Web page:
House Rules

Disclaimer and Plea

This information on this site is not intended to treat any condition or disorder, including but not limited to obsessive gardening, addicted conifer syndrome, or spring fever.

The contents and information on this site are for plant hardiness zone 5A, but if you live outside of that zone, you can mouth off here too. Please don’t brag about how you can grow Bear’s Breeches though, okay?


Here are the rules: Say whatever you want to about plants. You can even hate on plants, but you can’t hate on people. Play nice with your garden friends or go home to your own weedy beds. Spammers will be summarily banned and cursed with poison ivy.

I reserve the right to edit or delete any comment that is (too much) off-topic, offensive, or profane.

Don’t try to sell anything here unless you ask me first.

If you are a garden blogger and you want me to create a real blog roll, ask me and I might.

I might correct your spelling! Please correct mine!

You do not have to register to post, but if you abuse this choice, that option may change.

I don’t collect any information about you, so please return the favor and do not send me any spam. Thank you.

Wwoof USA

Cultural Exchange

When all of our children were living at home we enjoyed the cultural exchange that came from hosting foreign exchange students with AFS and YFU. Nine young people spent at least a week, but most spent a school year, living as part of our family. It was fun and interesting to welcome these young people from Ghana, Germany, Italy, Austria, Pakistan, Finland, and the Ukraine. After our four oldest children grew up and moved out, we realized 1. We didn’t want to drive to the high school anymore and were a bit done with feeding growing teenagers who didn’t even help around the house. 2. We had a big house and 3. We could use some help!

Enter WWoof

While I was on staff at a yoga place in the Bahamas in the winter of 2014, I met people who worked at the yoga place sometimes, but also Wwoofed, whatever that was. Some of them were incredibly hard working, talented, smart people and when I learned that Wwoofing meant the exchange of room and board for work on a farm, I realized that we needed WWoofers!

What is Wwoof?

The acronym has changed meaning a few times since Wwoofing started in 1971 in England. It originally stood for Working Weekends on Organic Farms and was a work exchange that matched up people from the city who were looking for a way to get out into the countryside and experience “the good life” with farms in rural areas that had a shortage of seasonal workers.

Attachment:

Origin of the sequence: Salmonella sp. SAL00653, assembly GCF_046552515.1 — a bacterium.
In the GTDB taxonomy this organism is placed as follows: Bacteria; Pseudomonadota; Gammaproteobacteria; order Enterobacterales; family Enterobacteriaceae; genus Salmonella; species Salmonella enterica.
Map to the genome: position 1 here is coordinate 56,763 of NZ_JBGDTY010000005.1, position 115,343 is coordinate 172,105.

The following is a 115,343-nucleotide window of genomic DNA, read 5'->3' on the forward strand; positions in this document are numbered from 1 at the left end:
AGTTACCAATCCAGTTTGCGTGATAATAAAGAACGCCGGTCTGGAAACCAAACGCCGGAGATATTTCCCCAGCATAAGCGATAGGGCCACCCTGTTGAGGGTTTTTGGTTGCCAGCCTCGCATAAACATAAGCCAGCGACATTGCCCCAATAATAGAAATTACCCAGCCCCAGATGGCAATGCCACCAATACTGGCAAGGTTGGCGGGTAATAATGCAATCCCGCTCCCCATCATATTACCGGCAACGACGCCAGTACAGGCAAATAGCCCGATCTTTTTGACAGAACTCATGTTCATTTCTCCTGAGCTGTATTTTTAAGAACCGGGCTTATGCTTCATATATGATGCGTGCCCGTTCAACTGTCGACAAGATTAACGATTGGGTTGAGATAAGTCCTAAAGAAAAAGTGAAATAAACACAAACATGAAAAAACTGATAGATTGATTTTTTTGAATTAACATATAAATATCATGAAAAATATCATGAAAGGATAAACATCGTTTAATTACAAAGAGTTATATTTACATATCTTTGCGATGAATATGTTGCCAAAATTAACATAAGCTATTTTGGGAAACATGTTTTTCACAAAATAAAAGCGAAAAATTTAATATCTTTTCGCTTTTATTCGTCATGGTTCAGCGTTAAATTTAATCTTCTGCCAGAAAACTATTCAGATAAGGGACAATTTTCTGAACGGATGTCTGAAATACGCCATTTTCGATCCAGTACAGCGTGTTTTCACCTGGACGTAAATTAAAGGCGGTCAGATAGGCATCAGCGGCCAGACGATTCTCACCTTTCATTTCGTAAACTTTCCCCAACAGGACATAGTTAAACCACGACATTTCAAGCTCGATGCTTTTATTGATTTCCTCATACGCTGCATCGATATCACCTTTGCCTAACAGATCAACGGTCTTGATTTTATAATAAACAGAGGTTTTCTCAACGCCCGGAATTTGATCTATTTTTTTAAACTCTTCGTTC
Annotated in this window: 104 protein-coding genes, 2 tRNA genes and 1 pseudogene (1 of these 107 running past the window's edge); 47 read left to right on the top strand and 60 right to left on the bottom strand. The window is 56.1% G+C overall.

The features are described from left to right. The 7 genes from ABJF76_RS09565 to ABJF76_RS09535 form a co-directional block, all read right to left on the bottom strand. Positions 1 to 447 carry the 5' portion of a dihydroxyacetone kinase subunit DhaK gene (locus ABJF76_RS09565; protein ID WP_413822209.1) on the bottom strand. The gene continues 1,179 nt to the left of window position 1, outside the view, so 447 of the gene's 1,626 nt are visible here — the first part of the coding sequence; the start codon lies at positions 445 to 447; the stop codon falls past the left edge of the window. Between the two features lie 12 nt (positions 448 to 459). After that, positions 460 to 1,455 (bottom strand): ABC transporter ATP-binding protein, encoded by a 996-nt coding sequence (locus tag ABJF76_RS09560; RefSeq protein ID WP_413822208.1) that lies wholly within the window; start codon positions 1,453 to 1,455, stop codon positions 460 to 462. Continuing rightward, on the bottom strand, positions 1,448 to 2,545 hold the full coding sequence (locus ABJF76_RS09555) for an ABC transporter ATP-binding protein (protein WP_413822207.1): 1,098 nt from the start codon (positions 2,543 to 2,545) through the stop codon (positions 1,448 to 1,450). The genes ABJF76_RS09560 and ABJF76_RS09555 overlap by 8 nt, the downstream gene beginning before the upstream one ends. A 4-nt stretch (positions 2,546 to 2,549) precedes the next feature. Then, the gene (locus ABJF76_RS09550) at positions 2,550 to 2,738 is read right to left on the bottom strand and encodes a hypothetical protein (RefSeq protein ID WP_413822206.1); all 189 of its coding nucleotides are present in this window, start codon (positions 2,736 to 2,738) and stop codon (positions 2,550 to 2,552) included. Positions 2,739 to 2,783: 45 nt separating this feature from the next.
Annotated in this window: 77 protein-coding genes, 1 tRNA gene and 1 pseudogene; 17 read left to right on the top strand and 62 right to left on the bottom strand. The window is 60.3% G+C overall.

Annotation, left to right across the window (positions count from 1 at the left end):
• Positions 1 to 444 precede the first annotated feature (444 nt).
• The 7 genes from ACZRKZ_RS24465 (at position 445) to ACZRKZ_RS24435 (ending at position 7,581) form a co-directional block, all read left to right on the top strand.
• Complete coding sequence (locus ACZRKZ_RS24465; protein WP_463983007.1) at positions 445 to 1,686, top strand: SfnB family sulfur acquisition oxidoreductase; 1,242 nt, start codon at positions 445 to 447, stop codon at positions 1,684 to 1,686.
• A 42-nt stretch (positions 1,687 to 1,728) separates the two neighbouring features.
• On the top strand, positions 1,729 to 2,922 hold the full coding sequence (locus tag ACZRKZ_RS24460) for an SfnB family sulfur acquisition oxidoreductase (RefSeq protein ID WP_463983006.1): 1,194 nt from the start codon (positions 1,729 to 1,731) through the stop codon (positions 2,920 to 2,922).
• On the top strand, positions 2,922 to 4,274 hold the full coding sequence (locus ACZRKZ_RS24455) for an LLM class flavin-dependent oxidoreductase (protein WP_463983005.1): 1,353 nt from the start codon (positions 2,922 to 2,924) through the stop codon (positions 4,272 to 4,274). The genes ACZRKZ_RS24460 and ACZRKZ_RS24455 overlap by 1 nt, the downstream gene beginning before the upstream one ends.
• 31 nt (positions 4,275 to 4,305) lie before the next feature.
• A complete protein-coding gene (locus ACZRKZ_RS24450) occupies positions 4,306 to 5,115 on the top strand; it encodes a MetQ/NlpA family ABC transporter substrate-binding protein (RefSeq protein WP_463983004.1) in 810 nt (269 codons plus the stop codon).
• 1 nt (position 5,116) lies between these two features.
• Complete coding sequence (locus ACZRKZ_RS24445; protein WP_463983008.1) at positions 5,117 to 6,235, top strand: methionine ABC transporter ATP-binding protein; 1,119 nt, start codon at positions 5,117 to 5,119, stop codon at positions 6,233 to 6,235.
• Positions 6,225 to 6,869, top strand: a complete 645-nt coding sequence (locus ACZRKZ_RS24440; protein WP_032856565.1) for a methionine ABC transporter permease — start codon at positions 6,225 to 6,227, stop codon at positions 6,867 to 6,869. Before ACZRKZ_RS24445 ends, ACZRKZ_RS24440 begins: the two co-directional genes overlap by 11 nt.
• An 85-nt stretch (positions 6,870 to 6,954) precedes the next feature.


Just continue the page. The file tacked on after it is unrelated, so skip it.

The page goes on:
Now it usually translated as Willing Workers on Organic Farms or as World Wide Opportunities on Organic Farms. It is a loose network of national organizations that connect workers and farms in more than 200 countries around the world.

To date, we have hosted more than 14 WWoofers on our microfarm, Applewood, from as nearby as the next town over and from as far away as Germany. On our farm, we exchange 20 hours of work a week in exchange for a room and board. Many of our WWoofers have also worked for pay in our landscaping and gardening business.

It’s been wonderful.

Our Wwoofers have been former soldiers, professional writers, retired people, high school seniors, and artists and seekers of every kind. They live with us and learn about gardening, beekeeping, landscaping, and cooking with lots of vegetables. They help out with chores, animal care, and house-sitting. Some have returned to live and work with us form more than one season. Some have met and gone off to make babies with their life partner! Many have made a permanent change to our property. All have enriched our lives.

Obsessed Midwest Gardener

This was the introduction to my old gardening blog:

Do you yell at people to “stay on the paths!” when they go outside in your yard?  Do know more plant names than you do people’s names? Do you know what climate zone you live in?

Yup? Here is the deal:  If you think you are a gardener, you are a gardener. Lucky us. Gardeners are a fun, generous bunch of folks.


I am Danniel, your host.  I grew up playing in the Wisconsin dirt, but instead of studying horticulture, I got a degree in English.  That did not stop me from starting a landscape gardening business in 1994. The business, begun with my husband and another business partner, Mark C. Olson, was called Mother Nature and Sons and introduced organic property maintenance to the shores of Lake Geneva. I few years later, my husband and I branched off and started Botanica Fine Gardens and Landscapes in 2001.  When we started Botanica (this link goes to Wayback Machine screen capture of an early website and blog) I not only wanted to continue to innovate and practice environmental landscaping, I also wanted to have and to install the prettiest perennial gardens.   I set to work learning everything about perennials.

The first thing I did was learn the Latin name for all 1200 or so perennials that bloom in Zone 5.

Then, I learned the cultural requirements for all 1200 perennials.

Then, I learned their bloom times.

About this point, I thought I knew something about gardening.  Ha! If you are an experienced gardener, you might be laughing right now, because you know that until you know something about plant dynamics, you don’t know diddly-squat.

What are plant dynamics, do you say?  Well, plants are not like furniture. Garden design is not like interior design, because, well, the darn things change!  They change all the time, from spring to fall, and then again from year to year.

And that, Dear Reader, is what this blog is about.